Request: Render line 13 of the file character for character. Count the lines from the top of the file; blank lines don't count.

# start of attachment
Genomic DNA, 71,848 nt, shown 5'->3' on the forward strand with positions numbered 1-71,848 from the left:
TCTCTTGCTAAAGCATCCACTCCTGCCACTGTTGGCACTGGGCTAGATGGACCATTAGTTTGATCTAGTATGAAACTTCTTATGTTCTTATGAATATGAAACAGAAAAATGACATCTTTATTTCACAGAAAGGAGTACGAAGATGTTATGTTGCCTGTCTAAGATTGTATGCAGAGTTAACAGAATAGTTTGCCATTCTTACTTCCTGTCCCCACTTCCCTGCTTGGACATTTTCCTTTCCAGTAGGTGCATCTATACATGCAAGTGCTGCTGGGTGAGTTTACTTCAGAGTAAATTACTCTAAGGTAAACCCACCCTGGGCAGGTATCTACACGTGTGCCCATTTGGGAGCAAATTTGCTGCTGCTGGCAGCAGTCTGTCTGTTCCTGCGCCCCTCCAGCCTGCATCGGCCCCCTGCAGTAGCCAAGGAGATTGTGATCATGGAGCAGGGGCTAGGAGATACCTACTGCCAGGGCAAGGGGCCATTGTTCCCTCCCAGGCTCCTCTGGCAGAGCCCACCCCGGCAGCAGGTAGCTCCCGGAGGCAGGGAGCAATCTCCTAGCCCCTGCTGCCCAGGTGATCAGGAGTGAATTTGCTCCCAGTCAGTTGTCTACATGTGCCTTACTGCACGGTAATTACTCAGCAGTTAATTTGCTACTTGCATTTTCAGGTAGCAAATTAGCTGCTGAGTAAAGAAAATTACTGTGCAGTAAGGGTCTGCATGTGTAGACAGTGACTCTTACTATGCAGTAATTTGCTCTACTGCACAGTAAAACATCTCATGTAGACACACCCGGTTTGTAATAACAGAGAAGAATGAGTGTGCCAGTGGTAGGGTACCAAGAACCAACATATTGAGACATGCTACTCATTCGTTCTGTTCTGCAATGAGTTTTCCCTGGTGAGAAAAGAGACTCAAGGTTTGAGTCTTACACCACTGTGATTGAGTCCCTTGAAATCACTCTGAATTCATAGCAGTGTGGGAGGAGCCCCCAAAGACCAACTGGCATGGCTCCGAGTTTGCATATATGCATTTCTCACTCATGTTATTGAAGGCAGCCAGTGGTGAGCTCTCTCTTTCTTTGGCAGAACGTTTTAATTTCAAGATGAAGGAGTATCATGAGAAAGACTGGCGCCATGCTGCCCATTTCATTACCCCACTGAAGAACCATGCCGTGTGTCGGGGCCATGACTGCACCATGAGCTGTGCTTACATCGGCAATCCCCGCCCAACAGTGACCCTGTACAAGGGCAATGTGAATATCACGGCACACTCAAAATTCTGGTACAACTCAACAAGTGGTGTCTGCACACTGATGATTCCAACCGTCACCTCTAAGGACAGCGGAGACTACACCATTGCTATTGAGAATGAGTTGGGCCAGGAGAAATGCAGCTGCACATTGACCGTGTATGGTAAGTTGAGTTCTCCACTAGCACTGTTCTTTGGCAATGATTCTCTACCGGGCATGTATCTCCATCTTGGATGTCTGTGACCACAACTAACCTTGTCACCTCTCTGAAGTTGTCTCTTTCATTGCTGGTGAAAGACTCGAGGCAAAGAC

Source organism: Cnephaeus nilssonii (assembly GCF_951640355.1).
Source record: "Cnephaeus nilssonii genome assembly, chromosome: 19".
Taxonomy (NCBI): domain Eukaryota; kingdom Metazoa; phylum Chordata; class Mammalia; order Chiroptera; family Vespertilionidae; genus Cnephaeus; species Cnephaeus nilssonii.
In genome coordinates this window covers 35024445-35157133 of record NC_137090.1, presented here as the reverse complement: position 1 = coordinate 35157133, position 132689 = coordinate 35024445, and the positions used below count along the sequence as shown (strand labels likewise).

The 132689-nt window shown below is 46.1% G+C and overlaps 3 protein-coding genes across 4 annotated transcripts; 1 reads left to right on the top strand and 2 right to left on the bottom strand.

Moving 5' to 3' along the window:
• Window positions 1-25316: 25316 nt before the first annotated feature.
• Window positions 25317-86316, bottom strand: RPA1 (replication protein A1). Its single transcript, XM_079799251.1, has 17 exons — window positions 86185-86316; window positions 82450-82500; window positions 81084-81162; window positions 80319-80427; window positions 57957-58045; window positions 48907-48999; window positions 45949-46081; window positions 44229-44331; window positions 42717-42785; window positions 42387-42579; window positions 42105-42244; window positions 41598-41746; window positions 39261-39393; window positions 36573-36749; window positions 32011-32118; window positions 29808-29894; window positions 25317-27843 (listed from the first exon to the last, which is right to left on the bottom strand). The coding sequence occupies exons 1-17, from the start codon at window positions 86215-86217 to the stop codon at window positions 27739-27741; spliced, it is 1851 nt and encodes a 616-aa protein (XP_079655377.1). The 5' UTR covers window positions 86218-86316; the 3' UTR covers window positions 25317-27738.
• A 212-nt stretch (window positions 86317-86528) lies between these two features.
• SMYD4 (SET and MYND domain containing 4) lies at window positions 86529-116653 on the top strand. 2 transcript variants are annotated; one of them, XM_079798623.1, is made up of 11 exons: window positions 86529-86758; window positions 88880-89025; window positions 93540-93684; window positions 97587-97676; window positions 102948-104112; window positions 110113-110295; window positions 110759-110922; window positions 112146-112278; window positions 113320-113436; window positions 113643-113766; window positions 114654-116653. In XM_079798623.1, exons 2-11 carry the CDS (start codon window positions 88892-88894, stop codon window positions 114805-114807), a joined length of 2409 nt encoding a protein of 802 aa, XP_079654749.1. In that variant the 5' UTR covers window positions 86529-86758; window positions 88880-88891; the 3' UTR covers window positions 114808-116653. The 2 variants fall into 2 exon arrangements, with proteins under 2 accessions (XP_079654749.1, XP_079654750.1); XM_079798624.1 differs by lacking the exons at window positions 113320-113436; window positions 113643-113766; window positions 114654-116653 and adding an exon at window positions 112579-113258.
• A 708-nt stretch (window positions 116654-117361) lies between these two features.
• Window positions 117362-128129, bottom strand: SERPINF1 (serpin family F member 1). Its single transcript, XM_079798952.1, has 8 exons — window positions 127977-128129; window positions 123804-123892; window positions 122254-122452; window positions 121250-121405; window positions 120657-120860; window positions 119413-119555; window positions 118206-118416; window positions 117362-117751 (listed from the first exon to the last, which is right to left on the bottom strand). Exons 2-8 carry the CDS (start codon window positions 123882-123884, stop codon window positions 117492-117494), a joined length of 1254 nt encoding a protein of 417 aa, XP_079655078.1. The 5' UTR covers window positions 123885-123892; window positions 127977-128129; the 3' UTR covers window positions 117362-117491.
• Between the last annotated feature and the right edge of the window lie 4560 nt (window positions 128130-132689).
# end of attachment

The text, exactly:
• A 708-nt stretch (window positions 116654-117361) lies between these two features.